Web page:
Figuratively, golf saved Alice Harcourt's life the first time nearly 20 years ago.
She was a workaholic mother in a blended family of nine until she picked up the game at age 44. She was so competitive, so driven, so impassioned by the game, golf became her life.
There wasn't much time for work after that, and Harcourt became one of the most decorated female amateurs in San Diego County history. The Fallbrook, Calif., resident has won a combined 22 club championships at four courses, including 13 on her home track, Pala Mesa.
Now, Harcourt's life literally hangs in the balance, and golf is making all the difference for her.
Diagnosed with terminal cancer in November 2004, Harcourt, 63, was told she could expect to live another 18 months. It's been 16 months, and the tanned, fit-looking and smiling woman who strided off the green with a 73 March 16 at Rancho Bernardo Inn in the San Diego County Women's Senior Amateur didn't look ill enough to have a cold.
"I shot my (tail) off today!" a jubilant Harcourt exclaimed after hugging her 80-year-old husband, LaRue.
LIFESAVER - Debilitating courses of chemotherapy haven't caused leading amateur Alice Harcourt to lose focus on the golf course. CNS Photo by Eduardo Contreras.
The 73 was Harcourt's best score since her cancer diagnosis, and it gave her a 15-shot lead for the championship, which she wrapped up by shooting 75 at Shadowridge Country Club. It was Harcourt's fifth county title, her third as a senior.
LaRue Harcourt shook his head in wonderment.
"I'm sort of flabbergasted by it all, and her doctors are too," he said. "I don't think she could have possibly coped with the cancer without golf. Her surgeon has told her, 'You know, Alice, you look too good to be as sick as you are, and I think you've discovered the cure for cancer. Play golf all the time!'"
Alice Harcourt should have been recovering from the baseball-bat wallop that comes with each round of chemotherapy. She was supposed to receive her 14th treatment overall, but convinced her oncologist to put it off until she could finish the county tournament.
"I don't want my health to be a problem because of playing golf," Harcourt explained, "but on the other hand, I want to have a life in between that."
It was a bad round of golf that led to Harcourt's diagnosis in '04.
"I was playing with some friends and I shot an 87," she recalls cheerfully. "I said, 'My golf game sucks so bad, there must be something wrong with me!' True story!"
A few days later, the news was awful. Harcourt was told she had inoperable, stage-four ovarian cancer. Her only hope was chemotherapy, which might shrink the tumors enough to allow doctors to operate.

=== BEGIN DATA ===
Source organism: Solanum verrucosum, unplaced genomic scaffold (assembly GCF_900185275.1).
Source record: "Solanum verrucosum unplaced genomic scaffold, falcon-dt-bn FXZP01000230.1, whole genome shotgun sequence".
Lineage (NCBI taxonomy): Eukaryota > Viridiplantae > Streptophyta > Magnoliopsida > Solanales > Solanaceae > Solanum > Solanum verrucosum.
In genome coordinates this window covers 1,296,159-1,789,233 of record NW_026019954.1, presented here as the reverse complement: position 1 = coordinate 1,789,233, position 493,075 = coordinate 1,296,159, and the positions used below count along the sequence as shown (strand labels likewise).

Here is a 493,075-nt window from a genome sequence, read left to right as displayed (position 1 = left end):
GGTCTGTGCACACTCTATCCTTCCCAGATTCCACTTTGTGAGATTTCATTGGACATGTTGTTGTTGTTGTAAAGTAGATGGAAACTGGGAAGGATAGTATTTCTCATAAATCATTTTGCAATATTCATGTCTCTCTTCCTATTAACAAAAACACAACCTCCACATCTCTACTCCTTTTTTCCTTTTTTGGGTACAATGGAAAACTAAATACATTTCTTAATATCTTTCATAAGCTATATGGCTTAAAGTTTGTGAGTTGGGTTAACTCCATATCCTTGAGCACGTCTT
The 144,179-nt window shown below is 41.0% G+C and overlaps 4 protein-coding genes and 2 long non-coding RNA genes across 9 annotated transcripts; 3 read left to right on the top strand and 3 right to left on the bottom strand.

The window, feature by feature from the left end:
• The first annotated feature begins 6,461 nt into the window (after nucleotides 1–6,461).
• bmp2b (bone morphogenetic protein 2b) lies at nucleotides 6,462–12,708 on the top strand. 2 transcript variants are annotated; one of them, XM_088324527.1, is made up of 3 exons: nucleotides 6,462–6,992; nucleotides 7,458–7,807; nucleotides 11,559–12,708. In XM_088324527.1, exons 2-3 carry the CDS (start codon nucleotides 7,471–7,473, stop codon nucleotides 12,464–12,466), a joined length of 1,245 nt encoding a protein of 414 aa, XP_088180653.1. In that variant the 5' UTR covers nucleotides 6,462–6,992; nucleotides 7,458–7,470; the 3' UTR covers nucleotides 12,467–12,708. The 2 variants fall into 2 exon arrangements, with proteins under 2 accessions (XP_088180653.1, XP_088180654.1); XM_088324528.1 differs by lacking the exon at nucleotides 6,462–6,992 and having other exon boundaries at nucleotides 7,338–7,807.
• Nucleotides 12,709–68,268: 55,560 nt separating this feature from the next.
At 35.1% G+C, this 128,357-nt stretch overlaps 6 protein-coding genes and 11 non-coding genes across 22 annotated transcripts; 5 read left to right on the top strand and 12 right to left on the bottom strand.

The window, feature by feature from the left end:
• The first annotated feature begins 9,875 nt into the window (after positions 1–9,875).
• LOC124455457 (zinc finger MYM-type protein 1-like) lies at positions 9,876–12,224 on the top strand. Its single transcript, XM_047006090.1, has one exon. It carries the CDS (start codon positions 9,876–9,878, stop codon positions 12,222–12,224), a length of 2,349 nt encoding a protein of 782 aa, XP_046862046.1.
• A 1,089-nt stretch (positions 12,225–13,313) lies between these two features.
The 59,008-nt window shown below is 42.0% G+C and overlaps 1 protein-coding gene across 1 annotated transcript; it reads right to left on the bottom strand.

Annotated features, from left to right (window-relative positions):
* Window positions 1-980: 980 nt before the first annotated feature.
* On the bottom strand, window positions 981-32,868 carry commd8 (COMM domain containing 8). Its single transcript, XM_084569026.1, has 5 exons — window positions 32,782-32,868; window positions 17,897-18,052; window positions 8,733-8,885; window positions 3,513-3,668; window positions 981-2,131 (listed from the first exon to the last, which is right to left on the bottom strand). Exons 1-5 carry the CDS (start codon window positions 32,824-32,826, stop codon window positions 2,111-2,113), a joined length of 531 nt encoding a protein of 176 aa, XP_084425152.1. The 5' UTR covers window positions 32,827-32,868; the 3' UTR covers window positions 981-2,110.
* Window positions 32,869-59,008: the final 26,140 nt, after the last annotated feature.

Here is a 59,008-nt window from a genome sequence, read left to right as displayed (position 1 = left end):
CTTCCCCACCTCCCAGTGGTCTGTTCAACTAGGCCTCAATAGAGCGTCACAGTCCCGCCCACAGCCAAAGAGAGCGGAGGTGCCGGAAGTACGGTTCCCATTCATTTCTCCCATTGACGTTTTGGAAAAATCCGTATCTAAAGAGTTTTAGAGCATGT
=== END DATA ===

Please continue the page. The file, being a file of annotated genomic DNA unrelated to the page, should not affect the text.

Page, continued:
The chemo was successful, and in January 2006 her surgeon, Dr. Steve Plaxe, removed 14 pounds of tumor from her abdomen, the largest chunk the size of a newborn baby's head.
Harcourt's golfing friends rallied to support her, including Pat Gallagher, who donated blood.
"When Alice woke up from surgery, I told her Pat had donated," LaRue Harcourt recalled. "Alice said, 'Aw, thanks Pat, but God, I hope I don't get your putting stroke!'"
Alice wanted to know how long it could be before she could play golf. Considering she had 52 staples running the length of her torso, Plaxe told her she'd have to wait six weeks. At six weeks, one day, she hit balls and soon after won the county senior championship.
Chemo produces an array of side effects, and Harcourt has overcome them all. It caused her to have double vision for three months late last summer, so she learned to play with one eye patched. Last November she had so many blisters in her mouth she could eat only mashed potatoes and milk shakes, and yet she traveled to Maui and won the National Club Champions Championship.
The latest drug causes her hands and feet to peel and blister, so LaRue tapes her up like a football player before each round.
"She's got a marvelous spirit," said LaRue, who overcame a heart attack and quadruple-bypass surgery seven years ago. "I am absolutely amazed, living with her, how she tolerates and absorbs the pain."
Alice Harcourt admits she was previously driven by winning. She was a fierce, unyielding competitor. But she said the cancer has changed her perspective.
"It's really helped me, believe it or not," she said. "I hated coming in second or not playing well. Now, if somebody beats me, I say, 'Way to go.' It does not bother me like it normally would.
"It's about the game, of course, and the beautiful surroundings, but it's mostly about the friends you've made through golf. Those give you a warm-and-fuzzy feeling, no matter what. When you've played your most horrible game, the only thing to look forward to is lunch with the girls.
"At least," she added with a grin, "I can do scratch lunching."
Harcourt's long-term prospects are dire. The chemo knocks down the "tumor markers" in her blood, but it doesn't cure her. So she bides her time, hoping a better medicine comes along, while wishing for a long future. A big goal: to volunteer for the 2008 U.S. Open at Torrey Pines.
Harcourt's message to her friends: Live life fully and don't put off anything.
One friend so took the thoughts to heart that she traveled to New York's Rockefeller Center to ice skate. It had been her lifelong dream. Alice was thrilled for her.
"I could have been working all this time and had a lot of money," Harcourt said. "But then I'd have a lot of money, and I'd still be sick. I'm so happy I started playing golf."
She then laughed raucously.
"I don't propose that anybody quit work to play golf, but ..."